Anger after fencing erected at £1m Stockbridge '˜ransom strip'

SHOCKED developers turned up at their Stockbridge site to find owners of a so-called 'ransom strip' along its edge were building a fence to protect their investment.

Friday, 7th September 2018, 8:30 am
Updated Friday, 7th September 2018, 8:35 am
Fencing has been erected to mark out a strip of disputed land on Comely Bank Road. Picture: Ian Georgeson

The Grange Club, based next door to the Edinburgh Academicals sports ground, claimed two years ago it owned a 2ft-wide strip of land in front of the land in Comely Bank Road.

Club trustees told how they since sold it on to developer Douglas Lowe who sparked bewilderment this week by installing the metal barrier.

But Mr Lowe denied any wrongdoing and said the fence had been built on land belonging to owners Grange Members, a new body independent of the Grange Club.

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“Regardless of anyone’s opinion on the merits of the Accies development, this erection of a fence on the public realm, that serves no purpose, is an affront to all the regulations and laws that are in place to protect a conservation area, protect trees and ensure that any developments, regardless of where they are in the city, go through an approved process,” said independent Inverleith councillor Gavin Barrie.

“I have asked that all the relevant council departments give this matter their attention and if any laws have been broken I would seek that appropriate redress is sought from the person responsible.”

The strip of land is considered vital for access to the shops planned to front onto the road as part of the £16m development, so experts estimated the strip to be worth around £1m.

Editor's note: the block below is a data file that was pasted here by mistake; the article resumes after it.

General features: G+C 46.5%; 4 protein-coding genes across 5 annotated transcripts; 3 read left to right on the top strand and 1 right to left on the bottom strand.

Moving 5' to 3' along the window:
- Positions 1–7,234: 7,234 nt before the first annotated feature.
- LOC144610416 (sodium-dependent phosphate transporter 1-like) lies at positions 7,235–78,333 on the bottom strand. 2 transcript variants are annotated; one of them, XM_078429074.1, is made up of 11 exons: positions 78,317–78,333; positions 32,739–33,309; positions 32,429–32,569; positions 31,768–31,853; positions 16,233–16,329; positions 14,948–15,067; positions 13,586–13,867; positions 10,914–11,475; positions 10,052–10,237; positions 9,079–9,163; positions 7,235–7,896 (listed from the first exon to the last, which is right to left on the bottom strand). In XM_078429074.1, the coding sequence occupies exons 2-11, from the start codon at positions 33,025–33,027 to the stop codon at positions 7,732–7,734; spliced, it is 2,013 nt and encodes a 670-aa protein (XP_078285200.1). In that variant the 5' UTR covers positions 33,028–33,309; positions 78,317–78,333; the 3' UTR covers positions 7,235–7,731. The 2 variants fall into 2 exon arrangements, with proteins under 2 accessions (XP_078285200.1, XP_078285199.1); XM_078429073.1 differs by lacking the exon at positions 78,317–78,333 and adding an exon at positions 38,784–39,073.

But last year, the Grange Club lost a court ruling on the case. It decided against an appeal and instead agreed to sell the land to one of its former chairmen, property developer Mr Lowe.

Manager of Accies site developer Raeburn Place Foundation, Louise Hodgson, said: “We are very surprised as far as the fence is concerned and it’s now a matter for the council.

“We have concerns about three trees. Those trees are protected trees and work shouldn’t be done anywhere near them without correct permission from the council.”

A community art project to decorate the Foundation’s own boundary hoardings with illustrations by schoolchildren and the elderly has now been put on hold.

Grange Club secretary Gordon Tolland confirmed the strip was sold to a company run by Mr Lowe ”a few weeks ago” for “several thousand pounds.”

Speaking of the site, Mr Tolland added: “I have to stress it’s nothing to do with the Grange Club – anything that happens is really down to him.”

Mr Lowe said he wrote to the Raeburn Place Foundation in July and more recently to suggest talks on reaching a deal and awaits their reply.

“I hope they are open for discussions as we want the development to go ahead,” added Mr Lowe. “I don’t envisage any problems coming to a proper arrangement. I’ve done this type of thing before.”

A council spokeswoman confirmed officers are aware of the fence “and will be working with developers and land owners to resolve the situation.”